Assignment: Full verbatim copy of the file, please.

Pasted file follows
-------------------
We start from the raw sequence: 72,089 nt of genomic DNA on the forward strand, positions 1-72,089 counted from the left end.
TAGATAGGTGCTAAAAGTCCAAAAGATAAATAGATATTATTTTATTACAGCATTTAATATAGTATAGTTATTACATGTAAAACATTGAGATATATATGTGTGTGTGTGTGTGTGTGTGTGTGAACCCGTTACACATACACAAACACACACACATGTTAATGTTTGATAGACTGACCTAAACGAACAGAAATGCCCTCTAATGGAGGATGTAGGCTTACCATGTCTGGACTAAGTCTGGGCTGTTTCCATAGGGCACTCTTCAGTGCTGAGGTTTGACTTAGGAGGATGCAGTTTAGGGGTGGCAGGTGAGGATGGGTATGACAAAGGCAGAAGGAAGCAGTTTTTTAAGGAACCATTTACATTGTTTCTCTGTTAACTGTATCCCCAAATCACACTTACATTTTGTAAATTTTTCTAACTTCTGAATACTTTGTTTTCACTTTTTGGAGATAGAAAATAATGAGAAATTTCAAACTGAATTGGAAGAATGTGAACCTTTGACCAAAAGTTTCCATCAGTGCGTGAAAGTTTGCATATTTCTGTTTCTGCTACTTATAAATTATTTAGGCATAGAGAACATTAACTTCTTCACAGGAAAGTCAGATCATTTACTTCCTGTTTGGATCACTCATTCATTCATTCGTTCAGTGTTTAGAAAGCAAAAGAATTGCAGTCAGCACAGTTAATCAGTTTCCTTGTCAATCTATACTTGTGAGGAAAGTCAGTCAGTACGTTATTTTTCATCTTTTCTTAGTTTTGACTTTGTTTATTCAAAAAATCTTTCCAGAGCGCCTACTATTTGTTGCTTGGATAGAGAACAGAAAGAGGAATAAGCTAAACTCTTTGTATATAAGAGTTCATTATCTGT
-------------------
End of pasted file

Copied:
We start from the raw sequence: 72,089 nt of genomic DNA on the forward strand, positions 1-72,089 counted from the left end.
TAGATAGGTGCTAAAAGTCCAAAAGATAAATAGATATTATTTTATTACAGCATTTAATATAGTATAGTTATTACATGTAAAACATTGAGATATATATGTGTGTGTGTGTGTGTGTGTGTGTGAACCCGTTACACATACACAAACACACACACATGTTAATGTTTGATAGACTGACCTAAACGAACAGAAATGCCCTCTAATGGAGGATGTAGGCTTACCATGTCTGGACTAAGTCTGGGCTGTTTCCATAGGGCACTCTTCAGTGCTGAGGTTTGACTTAGGAGGATGCAGTTTAGGGGTGGCAGGTGAGGATGGGTATGACAAAGGCAGAAGGAAGCAGTTTTTTAAGGAACCATTTACATTGTTTCTCTGTTAACTGTATCCCCAAATCACACTTACATTTTGTAAATTTTTCTAACTTCTGAATACTTTGTTTTCACTTTTTGGAGATAGAAAATAATGAGAAATTTCAAACTGAATTGGAAGAATGTGAACCTTTGACCAAAAGTTTCCATCAGTGCGTGAAAGTTTGCATATTTCTGTTTCTGCTACTTATAAATTATTTAGGCATAGAGAACATTAACTTCTTCACAGGAAAGTCAGATCATTTACTTCCTGTTTGGATCACTCATTCATTCATTCGTTCAGTGTTTAGAAAGCAAAAGAATTGCAGTCAGCACAGTTAATCAGTTTCCTTGTCAATCTATACTTGTGAGGAAAGTCAGTCAGTACGTTATTTTTCATCTTTTCTTAGTTTTGACTTTGTTTATTCAAAAAATCTTTCCAGAGCGCCTACTATTTGTTGCTTGGATAGAGAACAGAAAGAGGAATAAGCTAAACTCTTTGTATATAAGAGTTCATTATCTGT